Sustainability and Ethics
Can a fashion label be sustainable and ethical?
The short answer is that even with a lot of hard work and dedication, no brand can truly be 'sustainable' and ethics are very personal. So we take a unique approach. In addition to providing full disclosure of how each of our pieces came to be, we follow a circular design method to minimise environmental impact and help create positive change in the fashion industry. The approach feeds through these pillars: Research, Sourcing, Education, Action + Sharing.
What is Circular Design?
Circular Design is an approach to developing products and systems that incorporates three key circular economy principals; designing out waste, keeping materials and products in use and regenerating natural systems.
Informed by the work of Cradle2Cradle and The Ellen MacArthur Foundation, Whole Systems Thinking and our learned experience, we've forged the path for what circular fashion means in practice. We've been developing our methodology since 2016 and continually reflect and refine our knowledge and practices over time.
Learn more about Circular Design here.
From inception, we only design clothes that will safely biodegrade or that can be recycled at the end of their life. Sometimes we use materials up-cycled from waste but every raw material must have a circular projected lifecycle in order for us to use it.
This goes for everything, including buttons, labels, threads and interlining. We love clean shapes, thoughtful minimalism and timeless design functionality so you'll find pieces in our range that are wearable for a long time and can be effortlessly mix/matched with other A.BCH goods. Customer input is a part of the development process, which makes our finished pieces more relevant to our customer's needs. We call this Customer Centric Design.
We seek out suppliers and partners that share our values (like carbon neutral operations and fair work conditions for employees and contractors) and that are willing to offer supply chain transparency. Not only do we do extensive research before choosing suppliers, we also are continually looking for the best raw materials to use in our garments that have the highest positive impact on people and planet. Our metrics include greenhouse gas emissions, water usage, treatment and discharge, chemical usage, impacts in the use phase, end of life pathways and meeting certain certification standards - like GOTS or Fair Trade.
We preference local raw material suppliers, followed by closest proximity suppliers, and manufacture all our garments locally under Ethical Clothing Australia accreditation. Our fabrics are certified organic and are natural, renewable materials with non-toxic finishes/dye. We also seek out suppliers with carbon neutral factories that ensure ethical treatment, fair wages and working conditions of workers across the supply chain via GOTS, Fair Trade or Fair Wear Foundation.
If and when we choose to work with protein fibres, we will choose cruelty free, such as peace silk and locally sourced, non-mulesed, RWS traceable merino or recycled wool.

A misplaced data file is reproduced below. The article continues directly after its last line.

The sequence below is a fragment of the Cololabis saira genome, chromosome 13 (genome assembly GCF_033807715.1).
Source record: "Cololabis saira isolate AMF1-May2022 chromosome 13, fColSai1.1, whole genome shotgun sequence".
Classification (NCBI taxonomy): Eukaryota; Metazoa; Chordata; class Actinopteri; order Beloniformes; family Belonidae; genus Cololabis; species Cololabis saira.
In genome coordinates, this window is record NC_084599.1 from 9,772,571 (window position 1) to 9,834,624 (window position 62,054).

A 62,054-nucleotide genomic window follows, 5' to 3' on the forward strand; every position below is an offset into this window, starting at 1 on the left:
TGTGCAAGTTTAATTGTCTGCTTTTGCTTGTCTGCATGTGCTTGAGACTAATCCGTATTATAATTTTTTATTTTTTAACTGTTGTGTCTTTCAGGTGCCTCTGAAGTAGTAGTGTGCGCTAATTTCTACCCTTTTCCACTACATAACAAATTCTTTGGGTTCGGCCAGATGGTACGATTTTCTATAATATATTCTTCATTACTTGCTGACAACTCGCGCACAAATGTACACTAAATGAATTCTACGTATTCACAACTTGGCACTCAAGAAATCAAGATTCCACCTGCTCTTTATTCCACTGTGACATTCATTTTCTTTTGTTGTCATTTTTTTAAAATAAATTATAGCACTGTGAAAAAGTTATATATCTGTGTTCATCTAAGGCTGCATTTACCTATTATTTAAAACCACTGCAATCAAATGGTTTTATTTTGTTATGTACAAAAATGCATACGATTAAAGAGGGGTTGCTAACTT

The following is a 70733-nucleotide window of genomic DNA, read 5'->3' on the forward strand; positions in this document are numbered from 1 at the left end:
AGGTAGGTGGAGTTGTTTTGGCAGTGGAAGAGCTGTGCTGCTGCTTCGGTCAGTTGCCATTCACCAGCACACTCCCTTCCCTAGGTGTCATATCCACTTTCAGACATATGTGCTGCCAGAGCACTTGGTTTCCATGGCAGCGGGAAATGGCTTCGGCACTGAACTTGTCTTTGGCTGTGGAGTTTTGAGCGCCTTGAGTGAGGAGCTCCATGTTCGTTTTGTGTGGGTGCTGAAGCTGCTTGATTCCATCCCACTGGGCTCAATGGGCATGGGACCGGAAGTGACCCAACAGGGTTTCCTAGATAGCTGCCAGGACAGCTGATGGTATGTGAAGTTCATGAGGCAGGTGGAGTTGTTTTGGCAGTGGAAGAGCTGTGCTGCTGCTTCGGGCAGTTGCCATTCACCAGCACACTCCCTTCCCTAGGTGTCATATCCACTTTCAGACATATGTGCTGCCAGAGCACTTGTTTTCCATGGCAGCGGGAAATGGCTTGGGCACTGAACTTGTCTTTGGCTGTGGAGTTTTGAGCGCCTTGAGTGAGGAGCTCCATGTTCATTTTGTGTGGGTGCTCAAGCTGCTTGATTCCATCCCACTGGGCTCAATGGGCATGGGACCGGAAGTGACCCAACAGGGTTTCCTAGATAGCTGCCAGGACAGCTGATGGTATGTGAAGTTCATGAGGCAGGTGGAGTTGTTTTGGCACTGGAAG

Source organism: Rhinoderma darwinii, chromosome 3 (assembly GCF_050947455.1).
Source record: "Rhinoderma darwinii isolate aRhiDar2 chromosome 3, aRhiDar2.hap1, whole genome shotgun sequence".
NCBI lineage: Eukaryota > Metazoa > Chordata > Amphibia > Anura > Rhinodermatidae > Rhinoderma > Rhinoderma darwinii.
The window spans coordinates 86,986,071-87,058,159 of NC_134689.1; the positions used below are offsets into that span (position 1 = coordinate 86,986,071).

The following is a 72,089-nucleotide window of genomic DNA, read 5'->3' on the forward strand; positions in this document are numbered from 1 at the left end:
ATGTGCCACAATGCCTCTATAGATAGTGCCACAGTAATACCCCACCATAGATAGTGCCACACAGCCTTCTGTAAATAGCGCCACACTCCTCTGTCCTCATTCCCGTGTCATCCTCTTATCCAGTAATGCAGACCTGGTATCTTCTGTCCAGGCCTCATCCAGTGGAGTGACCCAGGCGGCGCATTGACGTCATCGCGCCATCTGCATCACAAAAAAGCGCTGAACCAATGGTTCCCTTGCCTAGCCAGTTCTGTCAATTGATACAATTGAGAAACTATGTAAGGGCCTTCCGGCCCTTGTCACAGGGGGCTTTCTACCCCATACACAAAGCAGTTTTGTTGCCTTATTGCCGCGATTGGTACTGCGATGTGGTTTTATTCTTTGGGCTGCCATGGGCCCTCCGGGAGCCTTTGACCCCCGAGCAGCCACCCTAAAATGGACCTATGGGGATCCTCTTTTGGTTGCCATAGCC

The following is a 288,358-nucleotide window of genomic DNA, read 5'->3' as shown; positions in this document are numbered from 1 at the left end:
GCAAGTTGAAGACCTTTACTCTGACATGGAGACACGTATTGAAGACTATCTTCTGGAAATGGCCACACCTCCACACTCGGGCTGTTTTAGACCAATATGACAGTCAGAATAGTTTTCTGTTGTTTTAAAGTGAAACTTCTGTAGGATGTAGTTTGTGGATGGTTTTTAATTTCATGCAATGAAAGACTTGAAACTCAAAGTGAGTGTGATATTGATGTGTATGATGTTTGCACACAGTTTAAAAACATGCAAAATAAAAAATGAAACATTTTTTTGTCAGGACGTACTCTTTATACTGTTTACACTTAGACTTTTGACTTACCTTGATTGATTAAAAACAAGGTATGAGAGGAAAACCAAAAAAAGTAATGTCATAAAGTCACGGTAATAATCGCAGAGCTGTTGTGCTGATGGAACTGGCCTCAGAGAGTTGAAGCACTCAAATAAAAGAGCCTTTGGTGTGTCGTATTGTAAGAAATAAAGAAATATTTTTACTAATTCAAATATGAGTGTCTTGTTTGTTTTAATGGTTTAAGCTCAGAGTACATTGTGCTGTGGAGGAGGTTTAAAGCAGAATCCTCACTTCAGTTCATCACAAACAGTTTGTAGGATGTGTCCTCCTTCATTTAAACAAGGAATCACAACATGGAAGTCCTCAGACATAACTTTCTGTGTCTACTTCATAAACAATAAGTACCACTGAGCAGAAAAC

Not only do we reveal our entire supply chain from fibre to finish, we also help customers extend the life of their clothes via our Care, Repair, Wear program. With every order, we provide a care guide to help keep clothes looking fab for longer. We also offer free repairs on A.BCH clothes for the life of the garment and facilitate repair and zero waste workshops within our community. Our founder, Courtney Holm is a thought leader who speaks regularly at fashion and sustainability events across Australia and abroad.
At A.BCH, we encourage re-use, return or the composting of our products. We facilitate a recycling program where we will sort and repair returned garments for second hand use, re-make the garments into something else entirely or preserve for a cellulose recycling program we've initiated with top scientists here in Australia. Every single product we create is designed for circularity, but we need our customers' help to send our products back when they are no longer worn in order to keep textile waste out of landfill.
Where are your garments made?
All our clothes are currently made in Melbourne, Australia, either in-house (about 90% of our production) or with one of our Ethical Clothing Australia (ECA) accredited partner factories. Each adhere to the Textile, Clothing, Footwear and Associated Industries Award and Fair Work Australia and are third party audited yearly by ECA.
Australia has some of the highest garment worker wages in the world and we're proud of that. Australia has an amazing textile and clothing industry and we will always support it and preference making here. However, the industry is small and some things just aren't possible to make in Australia due to the lack of specialty skills, machinery and technology in certain areas. Because of this we may need to diversify our manufacturing in the future to include places outside of Australia, but will always be upfront about this with our customers.
Where are your fabrics made?
Our fabrics come from a diverse range of suppliers, although 95% of our knitted fabrics (sweaters, t-shirts etc) are knitted within 25km of the studio, in a suburb just outside of Melbourne. Each product page discloses exactly where your fabric is made for that particular product, plus where the fibre is grown, spun and dyed. As part of our commitment to full disclosure, we also reveal the origin and suppliers of our thread, labels, buttons, elastics, trims and even packaging.